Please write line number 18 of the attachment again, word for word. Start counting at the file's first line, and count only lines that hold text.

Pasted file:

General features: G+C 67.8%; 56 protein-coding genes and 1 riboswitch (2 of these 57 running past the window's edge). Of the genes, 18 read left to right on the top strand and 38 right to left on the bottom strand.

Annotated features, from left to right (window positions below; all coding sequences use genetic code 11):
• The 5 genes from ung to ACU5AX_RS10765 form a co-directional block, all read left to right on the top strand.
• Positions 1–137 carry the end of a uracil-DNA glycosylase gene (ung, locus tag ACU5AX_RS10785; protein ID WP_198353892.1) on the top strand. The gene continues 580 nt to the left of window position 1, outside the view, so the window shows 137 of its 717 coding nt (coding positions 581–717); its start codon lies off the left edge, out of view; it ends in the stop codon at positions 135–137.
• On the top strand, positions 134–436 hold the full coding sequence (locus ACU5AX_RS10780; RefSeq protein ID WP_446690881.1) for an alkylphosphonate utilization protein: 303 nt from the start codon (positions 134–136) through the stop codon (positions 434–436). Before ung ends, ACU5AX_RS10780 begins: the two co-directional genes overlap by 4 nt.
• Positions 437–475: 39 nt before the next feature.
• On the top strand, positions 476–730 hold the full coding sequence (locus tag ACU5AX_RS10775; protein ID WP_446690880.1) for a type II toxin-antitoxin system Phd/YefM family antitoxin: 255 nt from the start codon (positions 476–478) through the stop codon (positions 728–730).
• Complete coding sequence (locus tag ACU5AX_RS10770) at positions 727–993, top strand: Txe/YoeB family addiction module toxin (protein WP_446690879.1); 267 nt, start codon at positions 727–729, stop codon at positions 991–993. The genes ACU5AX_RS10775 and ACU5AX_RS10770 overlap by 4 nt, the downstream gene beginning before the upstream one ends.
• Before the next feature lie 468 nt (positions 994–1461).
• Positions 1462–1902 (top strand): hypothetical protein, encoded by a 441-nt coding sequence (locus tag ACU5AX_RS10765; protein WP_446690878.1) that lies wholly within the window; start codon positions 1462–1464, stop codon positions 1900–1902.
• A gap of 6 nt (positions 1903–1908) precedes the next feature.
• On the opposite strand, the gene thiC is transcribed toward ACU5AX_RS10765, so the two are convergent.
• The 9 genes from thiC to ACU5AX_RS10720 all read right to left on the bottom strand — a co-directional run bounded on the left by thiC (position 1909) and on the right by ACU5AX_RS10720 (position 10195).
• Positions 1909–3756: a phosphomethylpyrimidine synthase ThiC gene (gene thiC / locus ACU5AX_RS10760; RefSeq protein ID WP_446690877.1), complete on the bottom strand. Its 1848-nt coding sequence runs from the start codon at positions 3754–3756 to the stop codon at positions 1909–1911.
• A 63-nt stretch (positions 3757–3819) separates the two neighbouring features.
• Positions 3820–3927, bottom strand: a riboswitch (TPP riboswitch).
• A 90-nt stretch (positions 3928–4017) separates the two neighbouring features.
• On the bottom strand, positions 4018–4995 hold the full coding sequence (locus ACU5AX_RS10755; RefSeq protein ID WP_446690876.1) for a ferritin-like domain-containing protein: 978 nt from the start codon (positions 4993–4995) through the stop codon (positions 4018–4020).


• On the bottom strand, positions 4018–4995 hold the full coding sequence (locus ACU5AX_RS10755; RefSeq protein ID WP_446690876.1) for a ferritin-like domain-containing protein: 978 nt from the start codon (positions 4993–4995) through the stop codon (positions 4018–4020).